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  • WisBar News
    January
    05
    2012

    Owner-in-possession exception defeats claim to adversely possessed property

    Joe Forward
    Legal Writer

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    Jan. 5, 2012 – A state appeals court recently clarified what happens when a property owner acquires disputed property by adverse possession but is not "in possession" of it when an adverse possession claim is commenced.

    Owner-in-possession exception defeats claim to adversely possessed property

    Adverse possessors who do not commence a property claim or notice within the 30-year statute of limitations period, and subsequently lose possession of the property, can still benefit from the “owner-in-possession” exception.

    By org jforward wisbar Joe Forward, Legal Writer, State Bar of Wisconsin

    Owner-in-possession exception defeats 
claim to adversely possessed 
property Jan. 5, 2012 – A state appeals court recently clarified what happens when a property owner acquires disputed property by adverse possession but is not “in possession” of it when an adverse possession claim is commenced.

    Specifically, the appeals court ruled that the “owner-in-possession exception” will apply to trump a statute of limitations defense even if the adverse possessor is not actually in possession of the disputed land when a property suit is filed.

    Under Wis. Stat. sections 893.33, claims and defenses to property interests are barred unless commenced within 30 years of the event giving rise to the claim.

    That means adverse possessors have 30 years to commence an action, or file notice, to claim adversely possessed property. However, an exception exists.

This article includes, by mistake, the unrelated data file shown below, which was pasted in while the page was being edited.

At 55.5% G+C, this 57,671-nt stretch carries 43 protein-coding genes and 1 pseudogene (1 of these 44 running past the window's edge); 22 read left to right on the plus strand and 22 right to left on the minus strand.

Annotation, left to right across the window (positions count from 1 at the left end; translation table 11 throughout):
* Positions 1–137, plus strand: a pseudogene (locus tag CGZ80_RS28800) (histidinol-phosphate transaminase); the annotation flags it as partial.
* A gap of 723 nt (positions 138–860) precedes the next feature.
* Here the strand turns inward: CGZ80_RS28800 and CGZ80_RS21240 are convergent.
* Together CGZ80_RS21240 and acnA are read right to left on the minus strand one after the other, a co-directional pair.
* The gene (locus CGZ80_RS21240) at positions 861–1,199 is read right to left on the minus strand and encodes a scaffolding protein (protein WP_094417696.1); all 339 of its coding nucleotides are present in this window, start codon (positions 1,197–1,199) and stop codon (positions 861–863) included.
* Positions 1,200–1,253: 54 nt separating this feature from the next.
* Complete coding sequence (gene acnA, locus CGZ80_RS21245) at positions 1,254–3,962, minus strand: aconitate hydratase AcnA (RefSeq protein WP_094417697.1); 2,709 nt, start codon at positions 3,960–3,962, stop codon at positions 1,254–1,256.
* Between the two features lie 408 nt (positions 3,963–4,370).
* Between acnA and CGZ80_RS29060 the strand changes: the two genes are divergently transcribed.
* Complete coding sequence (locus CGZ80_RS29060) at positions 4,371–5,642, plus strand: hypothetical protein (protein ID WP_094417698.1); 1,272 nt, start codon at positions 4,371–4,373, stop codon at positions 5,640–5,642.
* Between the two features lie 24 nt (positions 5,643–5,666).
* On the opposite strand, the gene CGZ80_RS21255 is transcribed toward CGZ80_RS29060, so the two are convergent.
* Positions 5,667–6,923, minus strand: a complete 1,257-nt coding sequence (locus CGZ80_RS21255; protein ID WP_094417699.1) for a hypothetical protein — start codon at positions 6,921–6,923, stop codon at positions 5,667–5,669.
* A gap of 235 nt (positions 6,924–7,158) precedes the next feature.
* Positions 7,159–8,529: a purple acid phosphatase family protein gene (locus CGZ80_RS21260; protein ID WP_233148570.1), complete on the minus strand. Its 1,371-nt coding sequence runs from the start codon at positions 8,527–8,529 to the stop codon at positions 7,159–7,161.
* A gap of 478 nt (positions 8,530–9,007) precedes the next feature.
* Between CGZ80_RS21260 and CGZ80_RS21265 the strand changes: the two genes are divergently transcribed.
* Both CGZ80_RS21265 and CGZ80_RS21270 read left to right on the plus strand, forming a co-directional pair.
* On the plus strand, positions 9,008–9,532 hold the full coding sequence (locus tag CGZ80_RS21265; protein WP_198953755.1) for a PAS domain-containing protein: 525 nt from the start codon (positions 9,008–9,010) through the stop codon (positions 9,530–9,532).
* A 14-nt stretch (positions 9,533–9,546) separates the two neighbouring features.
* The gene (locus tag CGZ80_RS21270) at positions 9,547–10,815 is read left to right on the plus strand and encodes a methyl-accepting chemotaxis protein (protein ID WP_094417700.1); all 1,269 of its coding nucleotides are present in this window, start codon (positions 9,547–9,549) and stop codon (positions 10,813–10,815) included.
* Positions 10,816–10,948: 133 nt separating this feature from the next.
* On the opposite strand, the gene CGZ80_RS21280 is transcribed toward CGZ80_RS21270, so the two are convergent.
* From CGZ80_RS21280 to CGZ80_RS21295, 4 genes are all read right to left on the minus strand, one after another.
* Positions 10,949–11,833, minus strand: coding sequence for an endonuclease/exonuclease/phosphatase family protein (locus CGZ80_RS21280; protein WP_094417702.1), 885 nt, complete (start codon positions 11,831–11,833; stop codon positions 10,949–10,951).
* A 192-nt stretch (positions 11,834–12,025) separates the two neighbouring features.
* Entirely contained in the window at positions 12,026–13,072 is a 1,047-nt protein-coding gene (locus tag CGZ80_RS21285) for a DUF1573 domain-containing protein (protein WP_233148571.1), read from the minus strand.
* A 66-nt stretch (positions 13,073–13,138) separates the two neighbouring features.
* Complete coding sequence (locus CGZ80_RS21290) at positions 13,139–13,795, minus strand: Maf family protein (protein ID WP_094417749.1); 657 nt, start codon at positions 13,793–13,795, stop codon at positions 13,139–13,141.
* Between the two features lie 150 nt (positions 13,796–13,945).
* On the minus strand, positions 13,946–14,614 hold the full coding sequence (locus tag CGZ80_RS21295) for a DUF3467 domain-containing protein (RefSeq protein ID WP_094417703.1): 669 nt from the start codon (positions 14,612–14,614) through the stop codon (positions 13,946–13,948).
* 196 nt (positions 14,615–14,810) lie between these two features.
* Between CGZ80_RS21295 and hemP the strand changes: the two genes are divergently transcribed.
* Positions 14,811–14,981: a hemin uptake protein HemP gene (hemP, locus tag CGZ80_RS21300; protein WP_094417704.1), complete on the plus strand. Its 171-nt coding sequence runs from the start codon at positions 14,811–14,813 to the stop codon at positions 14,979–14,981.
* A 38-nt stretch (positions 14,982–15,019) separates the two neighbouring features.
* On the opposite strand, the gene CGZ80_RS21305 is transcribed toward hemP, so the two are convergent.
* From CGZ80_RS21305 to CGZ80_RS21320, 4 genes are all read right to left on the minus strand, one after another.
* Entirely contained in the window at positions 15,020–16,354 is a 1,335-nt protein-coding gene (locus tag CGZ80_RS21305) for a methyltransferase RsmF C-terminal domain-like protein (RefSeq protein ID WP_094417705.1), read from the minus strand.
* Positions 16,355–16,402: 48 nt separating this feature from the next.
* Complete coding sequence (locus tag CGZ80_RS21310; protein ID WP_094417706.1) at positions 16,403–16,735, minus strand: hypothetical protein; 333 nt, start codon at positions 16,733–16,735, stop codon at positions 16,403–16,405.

Section 893.33(5) states, in pertinent part, that “[the statute of limitations] does not apply to an action commenced or any defense or counterclaim asserted, by any person who is in possession of the real estate involved as owner at the time the action is commenced.”

    In 2003, Steven and Judy Parker (the Parkers) bought a 40-acre parcel of land bordering 40 acres owned by siblings Ronald Engel and Sandra O’Donnell (the Engels). The Engels acquired the land from their parents, who purchased it in 1954.

    As of 1974 (20 years later), the Engels adversely possessed a 15- to 23-foot wide strip of land jutting into the recorded property now owned by the Parkers, which the Parkers did not dispute. The Engel family had long ago placed a fence, knowing the correct boundary line or not, to lay claim.

    However, after surveying the land in 2006, the Parkers erected survey stakes on the recorded property boundary, told a local farmer who leased land from the Engels to stop farming on their side of the stakes, and eventually installed a new fence along the recorded boundary line.

    The Engels filed suit in 2009, claiming title to the disputed land by adverse possession. The Parkers responded that the Engels' suit was barred by the 30-year statute of limitations as of 2004, 30 years after the Engels met the requirements for adverse possession in 1974.

    In addition, the Parkers argued that the “owner-in-possession” exception to the statute of limitations – which protects claims “by any person who is in possession of the real estate involved as owner at the time the action is commenced” – did not apply because the Parkers took possession of the disputed land before Engel commenced the adverse possession suit.

    However, the circuit court ruled in favor of the Engels, and the District III Wisconsin Court of Appeals affirmed in O’Donnell v. Parker, 2011AP25 (Jan. 4, 2012).

    Citing two Wisconsin Supreme Court cases, the appeals court explained that “[n]either case requires the party who initially adversely possessed land for the necessary period of time to continue ‘adversely’ possessing the disputed property to benefit from the exception.”

    In an opinion by Presiding Judge Michael Hoover, the three-judge panel noted that a contrary ruling would be illogical, “because landowners sometimes unknowingly adversely possess abutting land,” and would not know to file an adverse possession claim until a dispute arose.